Many of the nation's colleges have become a force for evil and a focal point for the destruction of traditional American values. The threat to our future lies in the fact that today's college students are tomorrow's teachers, professors, judges, attorneys, legislators and policymakers. A recent Brookings Institution poll suggests that nearly half of college students believe that hate speech is not protected by the First Amendment. Of course, it is. Fifty-one percent of students think that it's acceptable to shout down a speaker with whom they disagree. About 20 percent of students hold that it's acceptable to use violence to prevent a speaker from speaking, over 50 percent say colleges should prohibit speech and viewpoints that might offend certain people. Contempt for the First Amendment and other constitutional guarantees is probably shared by the students' high school teachers, as well as many college professors.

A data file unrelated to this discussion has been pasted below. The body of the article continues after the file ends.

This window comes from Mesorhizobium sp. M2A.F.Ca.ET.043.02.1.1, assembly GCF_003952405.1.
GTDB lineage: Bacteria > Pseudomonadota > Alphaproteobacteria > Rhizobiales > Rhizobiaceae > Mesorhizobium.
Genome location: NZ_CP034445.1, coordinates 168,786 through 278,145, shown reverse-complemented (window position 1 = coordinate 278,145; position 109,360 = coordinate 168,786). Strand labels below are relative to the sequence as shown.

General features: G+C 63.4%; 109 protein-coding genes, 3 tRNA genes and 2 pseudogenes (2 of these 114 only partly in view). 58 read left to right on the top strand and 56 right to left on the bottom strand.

Brainwashing and indoctrination of young people has produced some predictable results, as shown by a recent Gallup Poll. For the past 18 years, Gallup has asked adults how proud they are to be Americans. This year, only 47 percent say they are "extremely proud," well below the peak of 70 percent in 2003. The least proud to be Americans are nonwhites, young adults and college graduates. The proudest Americans are those older than 50 and those who did not graduate from college. The latter might be explained by their limited exposure to America's academic elite.
Johnetta Benton, a teacher at Hampton Middle School near Atlanta, was recorded telling her sixth-grade students, "America has never been great for minorities." In a tirade, she told her class: "Because Europeans came from Europe ... you are an immigrant. You are an illegal immigrant because you came and just took it. ... You are an immigrant. This is not your country." To exploit young, immature young people this way represents an act of supreme cowardice. The teacher should be fired, but I'm guessing that her colleagues share her sympathies. At the same school, students were given a homework assignment that required them to write a letter asking lawmakers for stricter gun control laws.
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